IN 25 years of commentating on sport in Canberra, I reckon I’ve conducted at least a couple of thousand interviews with sportspeople in this city.While many were with the same people, I like to think I can remember most of them, despite sometimes being flat out recalling what I did last week let alone 20 odd years ago!
However, one interview I do remember well was with Patty Mills. I literally bumped into him at Canberra Airport in 2006 while waiting to speak to footballers of a code I can’t remember. He was heading to the US to take up a scholarship with St Mary’s in California.
We had spoken many times over the years, the first probably when he was awarded a basketball scholarship at the AIS while still a year 10 student at Marist College. Then again, it could have been when he was playing for the AIS and was called into the Boomers’ side as a 16 year old.
I profess, at that stage, I knew little of his background except that he was an exceptional basketballer. That airport conversation was the first time I gained an insight into his determination to succeed and from then on I took a greater interest in his career.
What has become clear in recent times is his strong sense of culture and family. In fact, if it wasn’t for his family, it’s fair to say we wouldn’t be eulogising over his remarkable performance in the NBA finals series.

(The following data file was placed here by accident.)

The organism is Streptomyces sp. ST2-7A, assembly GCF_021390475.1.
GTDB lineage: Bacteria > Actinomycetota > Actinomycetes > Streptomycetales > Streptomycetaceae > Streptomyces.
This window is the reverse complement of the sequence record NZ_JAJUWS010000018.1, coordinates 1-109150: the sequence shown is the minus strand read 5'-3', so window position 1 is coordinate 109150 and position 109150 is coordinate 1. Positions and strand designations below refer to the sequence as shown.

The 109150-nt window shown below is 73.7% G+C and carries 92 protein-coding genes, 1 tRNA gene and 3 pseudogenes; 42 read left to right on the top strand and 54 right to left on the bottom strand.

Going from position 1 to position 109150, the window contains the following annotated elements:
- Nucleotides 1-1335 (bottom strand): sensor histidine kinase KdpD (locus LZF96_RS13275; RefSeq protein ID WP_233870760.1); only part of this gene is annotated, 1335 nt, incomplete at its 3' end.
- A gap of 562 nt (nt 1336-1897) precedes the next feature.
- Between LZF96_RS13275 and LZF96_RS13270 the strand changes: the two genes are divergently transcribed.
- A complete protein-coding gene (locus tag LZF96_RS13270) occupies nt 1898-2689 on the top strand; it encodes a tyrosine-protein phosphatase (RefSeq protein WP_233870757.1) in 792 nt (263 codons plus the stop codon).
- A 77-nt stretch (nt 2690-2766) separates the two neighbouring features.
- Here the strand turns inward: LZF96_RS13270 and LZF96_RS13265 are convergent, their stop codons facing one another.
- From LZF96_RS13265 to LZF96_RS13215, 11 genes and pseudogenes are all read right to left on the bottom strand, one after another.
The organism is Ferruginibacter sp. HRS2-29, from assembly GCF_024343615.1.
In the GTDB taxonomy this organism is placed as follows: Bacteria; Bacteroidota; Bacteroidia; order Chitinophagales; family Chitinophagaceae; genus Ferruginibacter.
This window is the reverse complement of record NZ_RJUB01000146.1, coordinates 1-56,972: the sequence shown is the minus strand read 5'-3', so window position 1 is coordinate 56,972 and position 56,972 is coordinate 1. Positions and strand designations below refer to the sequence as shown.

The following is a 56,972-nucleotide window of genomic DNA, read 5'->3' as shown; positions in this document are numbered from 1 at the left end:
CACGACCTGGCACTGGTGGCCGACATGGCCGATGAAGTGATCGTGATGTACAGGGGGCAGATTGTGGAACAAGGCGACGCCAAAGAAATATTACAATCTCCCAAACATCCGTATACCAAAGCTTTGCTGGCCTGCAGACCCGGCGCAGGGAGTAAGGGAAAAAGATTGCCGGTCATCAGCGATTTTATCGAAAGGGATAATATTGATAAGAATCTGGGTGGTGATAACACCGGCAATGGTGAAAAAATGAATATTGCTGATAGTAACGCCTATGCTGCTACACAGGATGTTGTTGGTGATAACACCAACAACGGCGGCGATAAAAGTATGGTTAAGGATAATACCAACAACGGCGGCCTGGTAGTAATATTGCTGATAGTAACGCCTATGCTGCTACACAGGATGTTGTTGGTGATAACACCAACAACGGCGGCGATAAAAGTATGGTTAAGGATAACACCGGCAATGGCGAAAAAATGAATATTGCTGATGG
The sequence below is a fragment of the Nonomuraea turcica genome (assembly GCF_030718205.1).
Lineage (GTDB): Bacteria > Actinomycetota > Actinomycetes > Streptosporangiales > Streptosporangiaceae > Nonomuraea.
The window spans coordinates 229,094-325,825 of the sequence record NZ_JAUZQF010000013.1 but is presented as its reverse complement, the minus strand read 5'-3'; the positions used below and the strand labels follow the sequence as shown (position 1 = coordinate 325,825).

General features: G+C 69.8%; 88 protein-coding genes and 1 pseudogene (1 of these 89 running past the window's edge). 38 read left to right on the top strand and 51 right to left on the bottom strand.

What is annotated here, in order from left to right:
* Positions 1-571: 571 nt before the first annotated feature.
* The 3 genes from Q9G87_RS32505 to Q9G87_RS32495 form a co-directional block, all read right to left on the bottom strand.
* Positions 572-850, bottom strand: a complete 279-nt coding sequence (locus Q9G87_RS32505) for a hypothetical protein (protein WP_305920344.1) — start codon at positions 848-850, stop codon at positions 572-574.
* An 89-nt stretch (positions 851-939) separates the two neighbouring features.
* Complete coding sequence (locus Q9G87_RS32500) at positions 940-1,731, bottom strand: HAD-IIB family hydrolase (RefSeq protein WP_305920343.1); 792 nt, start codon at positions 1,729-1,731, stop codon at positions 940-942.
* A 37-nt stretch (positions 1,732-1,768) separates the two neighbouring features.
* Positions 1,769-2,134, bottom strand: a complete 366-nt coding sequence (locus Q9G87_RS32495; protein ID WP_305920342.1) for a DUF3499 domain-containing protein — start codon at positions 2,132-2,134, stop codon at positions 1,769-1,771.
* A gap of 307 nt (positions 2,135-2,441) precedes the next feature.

His father, Benny, a Torres Strait Islander and his mother Yvonne, part of the Stolen Generation, have instilled a sense of self belief in Patty without being over the top. He says it gives him inner strength, helping him deal with issues such as racism and discrimination.
Benny and Yvonne made sure that Patty was immersed in sport. He played Australian Rules, Rugby League and broke many records competing for Woden in Little Athletics.
According to Benny, the multi-sport approach was simply part of the development process for the end game – basketball.
Benny and Yvonne started the Shadows Basketball Club more than 20 years ago to provide indigenous basketballers with an opportunity to play for a club in Canberra. As a four year old, Patty soaked up his surroundings and became part of the furniture.
As a 12 year old watching Cathy Freeman win gold in Sydney, Patty discovered the inspiration he needed to be a winner.
Apart from racism, which he often silenced by running rings around his opponents, Patty has faced other obstacles.
Last year with the Spurs he was very much a bench player, but this year after being told by coach Gregg Popovich to lose some weight, Patty didn’t throw in the towel. He approached it as he has overcome previous hurdles and returned to Australia in the off season with a personal trainer who made sure he was in shape by the time he returned to Texas.
As the Spurs progressed through the finals, coach Popovich made it clear that Patty was no longer a bench warmer but had become a key player. He said Patty’s sense of team and energy was pivotal to their success in the toughest league in the world.
That he has a sense of “team” should come as no surprise when you consider what he has gone through to achieve his dream. The sight of Patty draped in the Torres Strait Islander flag celebrating with the Spurs indicates that he is not about to forget his heritage any time soon. It should give strength to us all.